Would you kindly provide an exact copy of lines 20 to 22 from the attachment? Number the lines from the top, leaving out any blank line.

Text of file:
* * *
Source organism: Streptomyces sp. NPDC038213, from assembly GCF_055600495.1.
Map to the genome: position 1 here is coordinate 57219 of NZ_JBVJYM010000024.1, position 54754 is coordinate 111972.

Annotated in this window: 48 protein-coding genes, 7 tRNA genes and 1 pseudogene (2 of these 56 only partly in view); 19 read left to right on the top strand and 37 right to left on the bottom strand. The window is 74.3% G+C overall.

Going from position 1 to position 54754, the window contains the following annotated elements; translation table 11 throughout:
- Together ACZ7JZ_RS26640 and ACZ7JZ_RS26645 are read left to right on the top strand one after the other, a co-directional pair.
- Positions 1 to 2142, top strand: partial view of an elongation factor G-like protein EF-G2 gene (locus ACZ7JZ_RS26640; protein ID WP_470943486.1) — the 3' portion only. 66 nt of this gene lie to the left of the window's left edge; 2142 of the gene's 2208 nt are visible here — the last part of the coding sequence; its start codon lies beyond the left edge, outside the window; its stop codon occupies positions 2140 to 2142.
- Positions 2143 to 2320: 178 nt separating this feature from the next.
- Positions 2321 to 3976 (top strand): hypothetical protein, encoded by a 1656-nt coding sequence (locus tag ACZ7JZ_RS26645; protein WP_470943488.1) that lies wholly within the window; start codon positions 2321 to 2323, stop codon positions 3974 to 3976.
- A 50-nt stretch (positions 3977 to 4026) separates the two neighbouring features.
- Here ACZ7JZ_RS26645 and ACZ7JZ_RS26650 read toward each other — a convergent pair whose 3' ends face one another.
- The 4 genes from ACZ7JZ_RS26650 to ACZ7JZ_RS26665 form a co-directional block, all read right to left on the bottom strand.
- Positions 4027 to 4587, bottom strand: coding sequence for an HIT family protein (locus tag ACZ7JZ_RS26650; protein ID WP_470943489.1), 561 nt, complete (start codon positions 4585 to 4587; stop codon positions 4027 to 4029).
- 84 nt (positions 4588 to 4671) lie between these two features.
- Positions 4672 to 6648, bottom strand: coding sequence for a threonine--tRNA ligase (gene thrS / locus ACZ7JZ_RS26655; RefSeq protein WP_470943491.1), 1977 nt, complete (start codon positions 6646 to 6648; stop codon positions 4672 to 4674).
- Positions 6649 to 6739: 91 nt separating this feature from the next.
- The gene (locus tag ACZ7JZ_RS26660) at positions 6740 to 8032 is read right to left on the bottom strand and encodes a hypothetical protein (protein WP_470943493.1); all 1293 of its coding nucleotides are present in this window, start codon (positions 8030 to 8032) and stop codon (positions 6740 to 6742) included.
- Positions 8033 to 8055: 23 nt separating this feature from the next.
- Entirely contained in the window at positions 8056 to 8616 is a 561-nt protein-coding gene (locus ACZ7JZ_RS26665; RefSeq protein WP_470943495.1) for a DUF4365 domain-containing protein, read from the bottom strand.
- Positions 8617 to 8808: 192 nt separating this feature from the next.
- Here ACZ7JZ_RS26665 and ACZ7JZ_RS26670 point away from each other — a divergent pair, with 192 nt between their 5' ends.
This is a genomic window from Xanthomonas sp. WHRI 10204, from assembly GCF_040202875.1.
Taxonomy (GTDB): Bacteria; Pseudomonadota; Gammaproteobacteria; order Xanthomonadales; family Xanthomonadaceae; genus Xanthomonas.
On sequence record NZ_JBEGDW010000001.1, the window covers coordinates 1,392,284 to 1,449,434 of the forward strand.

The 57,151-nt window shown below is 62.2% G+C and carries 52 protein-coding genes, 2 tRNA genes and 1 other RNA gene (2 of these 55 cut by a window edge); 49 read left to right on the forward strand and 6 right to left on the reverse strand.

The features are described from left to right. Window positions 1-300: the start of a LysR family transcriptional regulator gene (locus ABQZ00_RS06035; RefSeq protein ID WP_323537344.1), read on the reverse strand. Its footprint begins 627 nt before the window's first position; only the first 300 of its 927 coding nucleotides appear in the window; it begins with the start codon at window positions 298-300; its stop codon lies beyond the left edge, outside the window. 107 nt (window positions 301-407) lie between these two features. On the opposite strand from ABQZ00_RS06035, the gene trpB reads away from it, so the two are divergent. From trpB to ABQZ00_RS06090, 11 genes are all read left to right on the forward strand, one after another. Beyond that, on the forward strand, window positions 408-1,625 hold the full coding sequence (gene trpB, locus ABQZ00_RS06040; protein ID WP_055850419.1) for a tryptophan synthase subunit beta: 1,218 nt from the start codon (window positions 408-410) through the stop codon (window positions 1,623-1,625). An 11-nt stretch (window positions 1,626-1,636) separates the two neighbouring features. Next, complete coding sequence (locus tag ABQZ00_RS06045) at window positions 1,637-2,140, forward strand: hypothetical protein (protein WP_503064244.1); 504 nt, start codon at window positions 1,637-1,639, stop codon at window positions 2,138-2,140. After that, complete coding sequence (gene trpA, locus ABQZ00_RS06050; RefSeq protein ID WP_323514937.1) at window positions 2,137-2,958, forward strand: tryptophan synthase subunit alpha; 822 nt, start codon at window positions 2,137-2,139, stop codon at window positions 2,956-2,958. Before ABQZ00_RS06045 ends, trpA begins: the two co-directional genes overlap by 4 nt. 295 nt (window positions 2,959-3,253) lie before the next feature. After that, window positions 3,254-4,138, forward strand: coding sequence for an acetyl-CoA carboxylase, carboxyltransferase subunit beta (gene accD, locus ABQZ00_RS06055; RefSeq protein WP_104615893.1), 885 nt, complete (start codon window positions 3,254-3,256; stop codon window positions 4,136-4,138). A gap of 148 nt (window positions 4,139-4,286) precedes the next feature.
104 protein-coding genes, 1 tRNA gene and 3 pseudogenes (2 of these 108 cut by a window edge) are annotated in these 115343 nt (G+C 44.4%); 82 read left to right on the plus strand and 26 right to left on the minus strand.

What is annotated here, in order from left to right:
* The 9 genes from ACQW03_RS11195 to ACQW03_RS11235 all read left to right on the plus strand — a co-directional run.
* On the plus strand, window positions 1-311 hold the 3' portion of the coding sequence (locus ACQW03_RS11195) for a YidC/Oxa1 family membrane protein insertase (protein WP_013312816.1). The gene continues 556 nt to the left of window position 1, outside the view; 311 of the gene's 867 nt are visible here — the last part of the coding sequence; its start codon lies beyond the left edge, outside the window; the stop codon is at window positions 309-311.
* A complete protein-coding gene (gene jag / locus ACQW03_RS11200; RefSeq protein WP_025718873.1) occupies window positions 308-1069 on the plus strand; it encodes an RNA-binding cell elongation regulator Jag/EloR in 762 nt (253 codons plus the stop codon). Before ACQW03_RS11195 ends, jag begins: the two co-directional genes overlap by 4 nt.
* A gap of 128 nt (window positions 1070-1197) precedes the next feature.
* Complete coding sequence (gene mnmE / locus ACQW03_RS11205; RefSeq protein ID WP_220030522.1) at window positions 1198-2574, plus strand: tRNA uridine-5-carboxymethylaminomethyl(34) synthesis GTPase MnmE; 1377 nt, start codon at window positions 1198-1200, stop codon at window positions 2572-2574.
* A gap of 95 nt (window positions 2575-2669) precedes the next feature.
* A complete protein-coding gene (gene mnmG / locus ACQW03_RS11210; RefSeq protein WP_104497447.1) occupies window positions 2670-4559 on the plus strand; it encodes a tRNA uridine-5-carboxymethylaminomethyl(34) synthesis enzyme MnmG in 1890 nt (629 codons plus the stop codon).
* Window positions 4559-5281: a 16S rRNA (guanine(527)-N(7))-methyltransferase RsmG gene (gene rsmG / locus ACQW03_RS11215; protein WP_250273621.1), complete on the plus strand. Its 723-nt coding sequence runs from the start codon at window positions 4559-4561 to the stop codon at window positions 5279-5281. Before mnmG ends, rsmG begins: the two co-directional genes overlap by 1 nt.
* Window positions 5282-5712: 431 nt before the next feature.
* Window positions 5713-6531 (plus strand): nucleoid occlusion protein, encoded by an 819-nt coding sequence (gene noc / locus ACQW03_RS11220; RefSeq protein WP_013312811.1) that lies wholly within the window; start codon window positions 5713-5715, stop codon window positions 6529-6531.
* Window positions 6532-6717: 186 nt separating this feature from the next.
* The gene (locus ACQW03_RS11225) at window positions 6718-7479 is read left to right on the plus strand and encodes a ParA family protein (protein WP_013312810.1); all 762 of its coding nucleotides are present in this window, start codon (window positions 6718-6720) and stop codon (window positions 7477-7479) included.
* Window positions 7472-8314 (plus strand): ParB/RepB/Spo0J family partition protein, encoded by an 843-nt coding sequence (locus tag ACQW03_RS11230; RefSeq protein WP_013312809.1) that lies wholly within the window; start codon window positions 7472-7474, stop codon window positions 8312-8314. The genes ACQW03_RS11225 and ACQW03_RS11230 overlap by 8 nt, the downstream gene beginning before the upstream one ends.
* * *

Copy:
- Here ACZ7JZ_RS26665 and ACZ7JZ_RS26670 point away from each other — a divergent pair, with 192 nt between their 5' ends.
This is a genomic window from Xanthomonas sp. WHRI 10204, from assembly GCF_040202875.1.
Taxonomy (GTDB): Bacteria; Pseudomonadota; Gammaproteobacteria; order Xanthomonadales; family Xanthomonadaceae; genus Xanthomonas.